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Films and Audiovisual Resources: Fair Use & Copyright - Q & A

Fair Use & Copyright - Q & A

FAQ: Using Copyrighted Films, Fair Use and Public Performance Rights

Q:  What is copyright?

Copyright is a form of protection granted by U.S. law to the creators of “original works of authorship” including scholarly and creative works. Creators don't have to register their work or attach a copyright notice in order for copyright protection to apply to the work - the protection is automatically granted from the time the work is created. 

Q:   What is Fair Use?

Fair use is a limitation on the exclusive rights of a copyright holder. If a proposed use meets the “fair use” criteria, and the user hasn’t agreed to abide by other terms—such as through a license agreement or a website’s terms of use—a copyrighted work may be used without permission. The Association of Research Libraries' Code of Best Practices in Fair Use for Academic and Research Libraries provides a clear statement explaining what fair use means. 

With the move to remote teaching and research in the COVID-19 pandemic, copyright specialists revised fair use considerations summarized in a Statement on Fair Use & Emergency Remote Teaching & Research 

Q: What are Public Performance Rights (PPR)?

A: Copyrighted films (and most of them are) are not automatically licensed for public performance (this means showing a movie/film in an auditorium, public venue, or any other kind of public space). The only legal exception is if an instructor shows a video to enrolled students in an in-person class (or online class requiring registration)

Q: Does the Hostos Library purchase films with Public Performance Rights?

A: Most films the Library purchases from (e.g., Films for the Humanities, Bullfrog) do not include PPR in the purchase price.  Most DVDs purchased by the Library do not come with PPR. 

Kanopy is an exception - full public performance rights are granted only for the films that the Library has currently licensed via the Kanopy platform.  This means the film can be screened for classes or a public event as long as the screening is free.  Also, each Kanopy registered user has the ability to create a clip or a playlist that the user can embed or link the films to his or her course.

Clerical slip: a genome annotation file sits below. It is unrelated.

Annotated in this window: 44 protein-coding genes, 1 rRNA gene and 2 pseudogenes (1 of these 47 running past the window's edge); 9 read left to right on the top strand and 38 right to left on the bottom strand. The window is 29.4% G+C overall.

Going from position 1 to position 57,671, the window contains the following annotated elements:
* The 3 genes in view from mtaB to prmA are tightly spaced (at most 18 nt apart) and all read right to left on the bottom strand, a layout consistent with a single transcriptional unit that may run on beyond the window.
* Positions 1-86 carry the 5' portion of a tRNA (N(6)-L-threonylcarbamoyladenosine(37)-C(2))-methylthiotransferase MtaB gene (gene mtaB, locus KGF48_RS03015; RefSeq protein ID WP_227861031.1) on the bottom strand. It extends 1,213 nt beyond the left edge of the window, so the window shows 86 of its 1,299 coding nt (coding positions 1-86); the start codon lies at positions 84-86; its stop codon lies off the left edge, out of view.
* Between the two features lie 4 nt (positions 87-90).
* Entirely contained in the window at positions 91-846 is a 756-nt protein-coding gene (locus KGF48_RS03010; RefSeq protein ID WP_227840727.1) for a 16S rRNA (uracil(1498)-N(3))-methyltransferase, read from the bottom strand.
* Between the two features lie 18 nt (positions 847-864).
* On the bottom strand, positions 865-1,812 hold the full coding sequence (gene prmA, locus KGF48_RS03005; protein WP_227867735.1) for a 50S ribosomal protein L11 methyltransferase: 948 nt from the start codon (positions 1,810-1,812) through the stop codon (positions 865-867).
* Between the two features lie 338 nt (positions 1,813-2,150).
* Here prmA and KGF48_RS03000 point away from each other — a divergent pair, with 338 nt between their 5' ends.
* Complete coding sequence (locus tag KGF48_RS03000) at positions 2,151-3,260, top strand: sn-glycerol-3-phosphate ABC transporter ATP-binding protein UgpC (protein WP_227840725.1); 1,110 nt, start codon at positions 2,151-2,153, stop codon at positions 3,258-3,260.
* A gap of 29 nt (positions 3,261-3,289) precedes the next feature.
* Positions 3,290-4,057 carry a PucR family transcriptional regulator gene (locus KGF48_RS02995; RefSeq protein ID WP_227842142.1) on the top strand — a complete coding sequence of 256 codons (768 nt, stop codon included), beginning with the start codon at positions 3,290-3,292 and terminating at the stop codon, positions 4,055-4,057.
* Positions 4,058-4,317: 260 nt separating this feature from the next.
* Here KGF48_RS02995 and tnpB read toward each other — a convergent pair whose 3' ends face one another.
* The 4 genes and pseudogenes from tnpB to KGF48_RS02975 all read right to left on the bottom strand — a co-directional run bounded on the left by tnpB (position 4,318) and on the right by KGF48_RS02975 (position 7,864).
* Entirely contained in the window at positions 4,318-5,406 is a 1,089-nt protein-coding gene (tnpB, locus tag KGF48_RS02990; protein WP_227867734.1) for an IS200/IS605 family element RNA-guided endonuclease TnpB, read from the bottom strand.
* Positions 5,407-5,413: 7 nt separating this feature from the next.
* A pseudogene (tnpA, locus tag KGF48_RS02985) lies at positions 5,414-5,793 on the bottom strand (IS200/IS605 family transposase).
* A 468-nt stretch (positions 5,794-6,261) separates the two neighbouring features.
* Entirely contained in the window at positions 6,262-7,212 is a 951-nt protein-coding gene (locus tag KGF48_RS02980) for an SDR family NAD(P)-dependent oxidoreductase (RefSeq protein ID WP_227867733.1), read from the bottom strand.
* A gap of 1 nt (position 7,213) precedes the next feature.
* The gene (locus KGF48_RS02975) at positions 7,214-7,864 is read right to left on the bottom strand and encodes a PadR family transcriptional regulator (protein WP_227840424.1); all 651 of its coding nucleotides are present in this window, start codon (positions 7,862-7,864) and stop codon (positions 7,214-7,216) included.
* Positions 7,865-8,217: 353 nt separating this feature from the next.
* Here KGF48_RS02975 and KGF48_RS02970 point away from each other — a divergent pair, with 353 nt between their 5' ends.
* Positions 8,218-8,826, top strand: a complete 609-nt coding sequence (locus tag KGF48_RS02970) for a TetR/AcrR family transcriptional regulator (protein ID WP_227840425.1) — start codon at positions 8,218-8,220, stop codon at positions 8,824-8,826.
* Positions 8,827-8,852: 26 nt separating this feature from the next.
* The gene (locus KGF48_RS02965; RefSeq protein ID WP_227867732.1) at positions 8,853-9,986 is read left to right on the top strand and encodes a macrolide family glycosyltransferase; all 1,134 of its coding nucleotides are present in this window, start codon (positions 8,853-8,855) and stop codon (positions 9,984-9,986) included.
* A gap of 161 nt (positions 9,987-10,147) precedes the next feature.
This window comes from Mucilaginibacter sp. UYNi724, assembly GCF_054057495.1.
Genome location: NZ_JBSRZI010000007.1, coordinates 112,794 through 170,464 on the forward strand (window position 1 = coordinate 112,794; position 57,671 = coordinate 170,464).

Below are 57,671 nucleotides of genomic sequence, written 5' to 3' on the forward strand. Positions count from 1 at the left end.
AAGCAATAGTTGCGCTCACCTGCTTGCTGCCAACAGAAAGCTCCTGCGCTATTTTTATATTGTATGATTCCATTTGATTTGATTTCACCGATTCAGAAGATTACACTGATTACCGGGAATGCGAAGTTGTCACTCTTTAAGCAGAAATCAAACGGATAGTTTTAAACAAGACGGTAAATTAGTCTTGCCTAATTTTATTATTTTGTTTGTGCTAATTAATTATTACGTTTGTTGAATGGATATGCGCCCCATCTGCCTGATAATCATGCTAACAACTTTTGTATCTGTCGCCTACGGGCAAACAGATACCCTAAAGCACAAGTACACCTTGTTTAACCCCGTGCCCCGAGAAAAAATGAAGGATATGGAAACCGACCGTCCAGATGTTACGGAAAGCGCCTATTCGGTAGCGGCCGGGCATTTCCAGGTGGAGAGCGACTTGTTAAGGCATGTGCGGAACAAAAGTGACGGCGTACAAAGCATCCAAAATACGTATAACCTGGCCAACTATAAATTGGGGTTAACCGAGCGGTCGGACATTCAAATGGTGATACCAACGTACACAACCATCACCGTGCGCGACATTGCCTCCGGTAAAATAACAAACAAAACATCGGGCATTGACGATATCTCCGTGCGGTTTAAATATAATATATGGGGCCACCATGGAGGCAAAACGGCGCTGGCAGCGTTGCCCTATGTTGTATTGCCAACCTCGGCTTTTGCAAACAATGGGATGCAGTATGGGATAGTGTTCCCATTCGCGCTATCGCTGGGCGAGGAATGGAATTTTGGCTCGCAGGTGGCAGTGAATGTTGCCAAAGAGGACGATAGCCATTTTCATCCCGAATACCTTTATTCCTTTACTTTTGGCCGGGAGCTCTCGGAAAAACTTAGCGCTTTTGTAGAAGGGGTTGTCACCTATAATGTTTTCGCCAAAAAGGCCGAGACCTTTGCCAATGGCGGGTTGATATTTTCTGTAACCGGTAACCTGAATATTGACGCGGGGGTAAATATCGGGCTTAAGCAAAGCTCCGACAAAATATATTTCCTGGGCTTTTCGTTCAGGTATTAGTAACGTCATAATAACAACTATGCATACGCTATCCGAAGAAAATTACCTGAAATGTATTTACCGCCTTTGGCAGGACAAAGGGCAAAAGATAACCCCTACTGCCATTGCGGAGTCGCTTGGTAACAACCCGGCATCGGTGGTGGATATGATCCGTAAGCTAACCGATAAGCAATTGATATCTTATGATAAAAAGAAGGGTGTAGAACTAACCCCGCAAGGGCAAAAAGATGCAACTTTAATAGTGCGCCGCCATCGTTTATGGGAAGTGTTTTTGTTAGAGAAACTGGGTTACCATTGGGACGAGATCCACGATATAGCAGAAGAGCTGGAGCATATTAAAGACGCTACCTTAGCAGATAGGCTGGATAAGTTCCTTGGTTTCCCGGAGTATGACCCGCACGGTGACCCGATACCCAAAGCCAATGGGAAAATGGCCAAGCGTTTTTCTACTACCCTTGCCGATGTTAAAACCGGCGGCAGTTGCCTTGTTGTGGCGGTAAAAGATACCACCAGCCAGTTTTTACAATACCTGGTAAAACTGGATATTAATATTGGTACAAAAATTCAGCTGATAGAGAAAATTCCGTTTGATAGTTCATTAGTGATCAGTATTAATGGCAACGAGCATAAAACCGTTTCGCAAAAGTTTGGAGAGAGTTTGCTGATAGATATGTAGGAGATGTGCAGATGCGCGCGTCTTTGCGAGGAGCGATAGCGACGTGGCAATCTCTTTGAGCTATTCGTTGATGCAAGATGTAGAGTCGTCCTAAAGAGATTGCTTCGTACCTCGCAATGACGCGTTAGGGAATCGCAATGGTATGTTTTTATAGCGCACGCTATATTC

According the American Library Association, any time a film is "display[ed] at a place open to the public or at any place where a substantial number of persons outside of a normal circle of a family and its social acquaintances is gathered," (Title 17, U.S. Code) you will need PPR rights.

Any time you are holding a public event in which anyone can come or log into, it is considered a public performance and you will need PPR. Student clubs, student-run film festivals and similar events are all public performances.

Consider whether your use is fair.  Here is a checklist that you can use to analyze your use:

     Fair Use Checklist (from ALA)

We encourage you to follow these practices that consider both the Fair Use and the TEACH Act:

  • Always put a link to the media in a password-protected site (i.e., Blackboard) that is only accessible by students enrolled in your course.
  • Use videos that directly relate to your curricula.
  • Use the minimum amounts of films necessary to meet your pedagogical objectives.
  • Transform the video clips into teaching tools.  For example, include critical analysis or annotations with the clips you show.
  • Activate access to the video ONLY during the days students need to access them for your class.
  • Include notice that the film is protected by copyright.  For example, the © symbol and any of the information following it, such as the author's and publisher's names.
  • Use media that was lawfully acquired.  

If you have any additional questions about Kanopy or any other copyright-related questions, please feel free to contact a librarian.